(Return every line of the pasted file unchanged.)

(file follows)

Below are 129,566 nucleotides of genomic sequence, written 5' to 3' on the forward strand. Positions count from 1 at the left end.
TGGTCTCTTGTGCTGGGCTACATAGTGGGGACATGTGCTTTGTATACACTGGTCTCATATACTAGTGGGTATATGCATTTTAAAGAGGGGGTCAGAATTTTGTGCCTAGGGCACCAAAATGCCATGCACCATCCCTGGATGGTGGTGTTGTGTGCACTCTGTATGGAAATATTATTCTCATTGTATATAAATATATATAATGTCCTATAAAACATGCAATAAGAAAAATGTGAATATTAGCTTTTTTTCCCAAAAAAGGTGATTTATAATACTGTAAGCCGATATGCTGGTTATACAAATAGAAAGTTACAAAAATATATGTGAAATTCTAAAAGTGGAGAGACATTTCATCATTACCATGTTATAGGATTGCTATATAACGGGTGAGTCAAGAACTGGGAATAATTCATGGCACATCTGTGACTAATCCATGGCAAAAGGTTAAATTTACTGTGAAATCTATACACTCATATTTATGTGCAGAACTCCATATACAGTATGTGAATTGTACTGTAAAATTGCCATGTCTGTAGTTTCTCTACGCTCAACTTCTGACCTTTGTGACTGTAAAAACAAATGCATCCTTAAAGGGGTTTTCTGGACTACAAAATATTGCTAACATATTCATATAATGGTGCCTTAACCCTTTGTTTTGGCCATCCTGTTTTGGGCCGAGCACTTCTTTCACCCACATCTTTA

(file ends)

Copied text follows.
Below are 129,566 nucleotides of genomic sequence, written 5' to 3' on the forward strand. Positions count from 1 at the left end.
TGGTCTCTTGTGCTGGGCTACATAGTGGGGACATGTGCTTTGTATACACTGGTCTCATATACTAGTGGGTATATGCATTTTAAAGAGGGGGTCAGAATTTTGTGCCTAGGGCACCAAAATGCCATGCACCATCCCTGGATGGTGGTGTTGTGTGCACTCTGTATGGAAATATTATTCTCATTGTATATAAATATATATAATGTCCTATAAAACATGCAATAAGAAAAATGTGAATATTAGCTTTTTTTCCCAAAAAAGGTGATTTATAATACTGTAAGCCGATATGCTGGTTATACAAATAGAAAGTTACAAAAATATATGTGAAATTCTAAAAGTGGAGAGACATTTCATCATTACCATGTTATAGGATTGCTATATAACGGGTGAGTCAAGAACTGGGAATAATTCATGGCACATCTGTGACTAATCCATGGCAAAAGGTTAAATTTACTGTGAAATCTATACACTCATATTTATGTGCAGAACTCCATATACAGTATGTGAATTGTACTGTAAAATTGCCATGTCTGTAGTTTCTCTACGCTCAACTTCTGACCTTTGTGACTGTAAAAACAAATGCATCCTTAAAGGGGTTTTCTGGACTACAAAATATTGCTAACATATTCATATAATGGTGCCTTAACCCTTTGTTTTGGCCATCCTGTTTTGGGCCGAGCACTTCTTTCACCCACATCTTTA